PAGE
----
After jurors decided Amber Guyger's fate, Botham Jean's mother spoke outside the courtroom, demanding change in the city of Dallas.
"That 10 years in prison is 10 years for her reflection and for her to change her life," said Allison Jean of Guyger's sentence.
Guyger was found guilty Tuesday morning for the murder of 26-year-old Botham Jean on the night of Sept. 6, 2018. She was sentenced to 10 years in prison on Wednesday.
While the state asked jurors for a sentence of 28 years — the age Jean would be if he was still alive today — his family said they accepted the jury's decision.
During impact statements, Brandt Jean gave emotional testimony, telling the former police officer he forgave her for killing his brother, Botham.
“If you are truly sorry, I know I can speak for myself, I forgive you,” he told Guyger. “I know if you go to God and ask him, He will forgive you.”
He then embraced Guyger after asking the judge for permission to give her a hug.
As the Jean family made peace with Guyger's sentence, Botham's mother asked the city of Dallas and its police department "to clean up inside."
"There's much more that needs to be done by the city of Dallas," Allison Jean said to a crowd of "amens." "The corruption that we saw during this process must stop."
"Because after now, I leave Dallas," she said. "But you live in Dallas, and it must stop for everyone."
Jean said had Guyger been given proper training and used it correctly, her son would still be alive.
"He was no threat to her," she said. "He had no reason to pose a threat because he was in his own apartment."
"There's gotta be a better day, and that better day starts with each and every one of us," Jean continued.
From the start, Jean demanded transparency. Two days after the shooting, then-Dallas mayor Mike Rawlings said that Jean told him she wasn't angry but was heartbroken and wanted to make sure "all of the truth is told."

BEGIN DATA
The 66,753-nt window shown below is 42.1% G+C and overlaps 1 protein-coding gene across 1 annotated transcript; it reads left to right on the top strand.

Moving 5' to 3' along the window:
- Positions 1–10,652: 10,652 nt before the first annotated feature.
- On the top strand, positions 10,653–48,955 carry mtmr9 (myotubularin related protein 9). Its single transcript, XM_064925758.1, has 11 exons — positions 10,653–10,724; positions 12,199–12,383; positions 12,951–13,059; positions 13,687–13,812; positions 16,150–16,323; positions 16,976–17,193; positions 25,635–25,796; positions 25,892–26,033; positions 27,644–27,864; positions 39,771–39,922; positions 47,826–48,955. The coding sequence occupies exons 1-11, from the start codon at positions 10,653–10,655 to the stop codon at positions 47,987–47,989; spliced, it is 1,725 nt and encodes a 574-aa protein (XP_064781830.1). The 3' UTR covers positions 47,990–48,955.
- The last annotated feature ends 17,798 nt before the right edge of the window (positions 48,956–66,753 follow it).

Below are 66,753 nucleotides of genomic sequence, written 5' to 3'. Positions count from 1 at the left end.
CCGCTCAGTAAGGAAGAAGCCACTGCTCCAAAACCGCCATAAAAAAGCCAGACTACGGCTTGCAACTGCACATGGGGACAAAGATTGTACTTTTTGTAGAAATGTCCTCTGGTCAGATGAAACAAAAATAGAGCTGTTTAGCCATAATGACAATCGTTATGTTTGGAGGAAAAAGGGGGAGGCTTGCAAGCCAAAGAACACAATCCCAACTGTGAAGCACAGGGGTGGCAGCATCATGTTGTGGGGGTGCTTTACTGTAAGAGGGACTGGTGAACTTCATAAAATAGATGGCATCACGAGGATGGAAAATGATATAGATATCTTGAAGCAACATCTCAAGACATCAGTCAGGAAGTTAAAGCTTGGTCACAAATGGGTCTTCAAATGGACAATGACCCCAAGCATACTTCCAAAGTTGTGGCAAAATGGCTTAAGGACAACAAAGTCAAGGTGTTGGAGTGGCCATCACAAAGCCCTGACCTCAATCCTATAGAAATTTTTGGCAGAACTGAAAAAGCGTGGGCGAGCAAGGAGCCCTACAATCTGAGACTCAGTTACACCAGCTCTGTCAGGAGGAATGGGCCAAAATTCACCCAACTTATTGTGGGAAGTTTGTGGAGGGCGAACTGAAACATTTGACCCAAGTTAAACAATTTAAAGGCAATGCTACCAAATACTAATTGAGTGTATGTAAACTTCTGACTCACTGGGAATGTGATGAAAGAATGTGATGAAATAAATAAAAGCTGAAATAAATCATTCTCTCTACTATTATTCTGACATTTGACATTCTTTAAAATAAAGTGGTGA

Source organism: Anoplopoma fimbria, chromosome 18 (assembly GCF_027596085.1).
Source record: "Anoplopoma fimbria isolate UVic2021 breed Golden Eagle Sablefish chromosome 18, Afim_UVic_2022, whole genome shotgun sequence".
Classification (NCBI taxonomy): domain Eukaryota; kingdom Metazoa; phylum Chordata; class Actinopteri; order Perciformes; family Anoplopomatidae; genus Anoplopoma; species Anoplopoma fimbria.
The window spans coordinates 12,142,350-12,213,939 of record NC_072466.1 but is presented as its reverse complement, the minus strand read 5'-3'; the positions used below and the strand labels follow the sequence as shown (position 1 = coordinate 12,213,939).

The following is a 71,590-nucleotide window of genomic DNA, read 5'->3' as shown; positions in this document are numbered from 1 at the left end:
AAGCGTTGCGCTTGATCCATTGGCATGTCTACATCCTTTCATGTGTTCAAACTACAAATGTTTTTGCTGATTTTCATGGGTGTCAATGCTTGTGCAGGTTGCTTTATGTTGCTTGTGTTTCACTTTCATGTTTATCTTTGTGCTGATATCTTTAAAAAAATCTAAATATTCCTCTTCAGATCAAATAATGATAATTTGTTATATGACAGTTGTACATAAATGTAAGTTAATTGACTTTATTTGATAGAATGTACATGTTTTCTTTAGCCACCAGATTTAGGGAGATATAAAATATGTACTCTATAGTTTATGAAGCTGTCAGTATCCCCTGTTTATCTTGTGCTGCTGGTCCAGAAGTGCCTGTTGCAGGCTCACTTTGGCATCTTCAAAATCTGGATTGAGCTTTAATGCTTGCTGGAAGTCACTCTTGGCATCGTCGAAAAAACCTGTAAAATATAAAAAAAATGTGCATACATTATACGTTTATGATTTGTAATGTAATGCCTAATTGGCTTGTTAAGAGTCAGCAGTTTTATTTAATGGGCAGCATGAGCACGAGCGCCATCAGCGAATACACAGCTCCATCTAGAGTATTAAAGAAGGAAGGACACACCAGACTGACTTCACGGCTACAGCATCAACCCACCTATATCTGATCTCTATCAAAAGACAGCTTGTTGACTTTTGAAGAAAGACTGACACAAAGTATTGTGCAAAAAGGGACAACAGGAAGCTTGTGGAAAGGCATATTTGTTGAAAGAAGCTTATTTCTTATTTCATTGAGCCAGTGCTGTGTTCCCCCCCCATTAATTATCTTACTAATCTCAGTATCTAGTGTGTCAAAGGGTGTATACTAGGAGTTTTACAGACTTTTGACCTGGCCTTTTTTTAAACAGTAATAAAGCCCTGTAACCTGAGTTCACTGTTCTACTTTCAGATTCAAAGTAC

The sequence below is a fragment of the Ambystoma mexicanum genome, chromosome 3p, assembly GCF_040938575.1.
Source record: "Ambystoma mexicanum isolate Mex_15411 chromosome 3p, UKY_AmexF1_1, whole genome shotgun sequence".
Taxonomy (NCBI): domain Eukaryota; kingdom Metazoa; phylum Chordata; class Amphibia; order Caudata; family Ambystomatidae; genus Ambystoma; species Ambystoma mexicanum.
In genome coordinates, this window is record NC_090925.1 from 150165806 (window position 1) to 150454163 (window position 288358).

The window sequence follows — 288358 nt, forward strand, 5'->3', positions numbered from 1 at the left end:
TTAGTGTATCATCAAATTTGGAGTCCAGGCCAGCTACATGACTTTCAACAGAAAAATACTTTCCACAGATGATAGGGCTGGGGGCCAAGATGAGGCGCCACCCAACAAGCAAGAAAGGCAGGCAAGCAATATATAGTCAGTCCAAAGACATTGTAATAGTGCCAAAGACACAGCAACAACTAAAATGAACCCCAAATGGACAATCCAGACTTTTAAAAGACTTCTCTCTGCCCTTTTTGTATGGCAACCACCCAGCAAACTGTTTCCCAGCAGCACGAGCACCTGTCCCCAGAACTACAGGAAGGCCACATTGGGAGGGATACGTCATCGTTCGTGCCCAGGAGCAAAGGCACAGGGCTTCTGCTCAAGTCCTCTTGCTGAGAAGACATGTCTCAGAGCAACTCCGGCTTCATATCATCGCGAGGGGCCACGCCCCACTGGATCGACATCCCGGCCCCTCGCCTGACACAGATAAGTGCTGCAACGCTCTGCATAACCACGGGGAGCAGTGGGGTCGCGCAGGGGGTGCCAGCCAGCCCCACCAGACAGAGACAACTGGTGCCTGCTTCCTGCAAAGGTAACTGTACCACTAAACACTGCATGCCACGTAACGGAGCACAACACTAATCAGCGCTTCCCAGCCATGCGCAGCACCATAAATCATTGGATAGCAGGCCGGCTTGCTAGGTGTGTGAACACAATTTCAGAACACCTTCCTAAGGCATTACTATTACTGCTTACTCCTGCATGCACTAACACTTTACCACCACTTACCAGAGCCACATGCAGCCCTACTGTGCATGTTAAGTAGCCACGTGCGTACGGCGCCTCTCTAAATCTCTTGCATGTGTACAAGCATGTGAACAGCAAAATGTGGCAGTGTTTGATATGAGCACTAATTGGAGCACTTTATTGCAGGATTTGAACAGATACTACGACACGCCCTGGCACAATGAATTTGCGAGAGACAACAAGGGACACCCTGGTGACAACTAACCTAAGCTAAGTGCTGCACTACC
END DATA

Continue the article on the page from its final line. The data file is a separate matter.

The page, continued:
Three days after the shooting, family members and activists demanded the arrest of Guyger. She was booked later that night at a Kaufman County jail on a manslaughter charge.
But the state said in the trial that Guyger received special treatment throughout the investigation, pointing out that the camera in the patrol car she was put in the night of the shooting was turned off.
The state grilled Guyger on her actions immediately after shooting Botham Jean, noting she didn't use proper CPR and texted her ex-lover, former police partner Martin Rivera, before officers arrived on the scene.
They also questioned why Guyger was allowed to talk with friends who went to the scene after the shooting.
The state also revealed racist texts that were exchanged between Guyger and fellow officers, including Rivera.
And there was also criticism that it took the Dallas Police Department more than two weeks to fire Guyger.
The City reacts
Shortly after Jean spoke, the Dallas County District Attorney John Creuzot and police Chief U. Renée Hall also addressed the media.
In the courtroom, Creuzot called the verdict of murder the correct decision.
"An amazing act of healing and forgiveness," he said of the moment Brandt Jean spoke to Guyger.
Hall later spoke from Dallas police headquarters, acknowledging "there was sworn testimony that revealed things" that made her concerned and disheartened.
"We were so moved by Botham's brother and his asking of Amber Guyger for a hug," she said. "And we were equally moved when the judge, Judge Kemp, gifted her a Bible. That's the spirit in which I, and I think we, want to move forward. With the spirit of forgiveness, faith and trust that the changes that need to be addressed in this city are addressed and we make them together."
When asked about the revelations that concerned her during the trial, she pointed to the cameras being turned off in the patrol car and Guyger's failure to render aid after the shooting.
Hall said she is ready to create a trust with the community by launching an internal investigation into those areas of concern.
The chief faced criticism throughout the year that led up to the Guyger trial. Some of that criticism came from within her own police department, with some demanding her resignation after a more than month-long absence during a summer that saw a rise in violent crimes.
The department said she was on planned medical leave and she returned to work as chief in late August.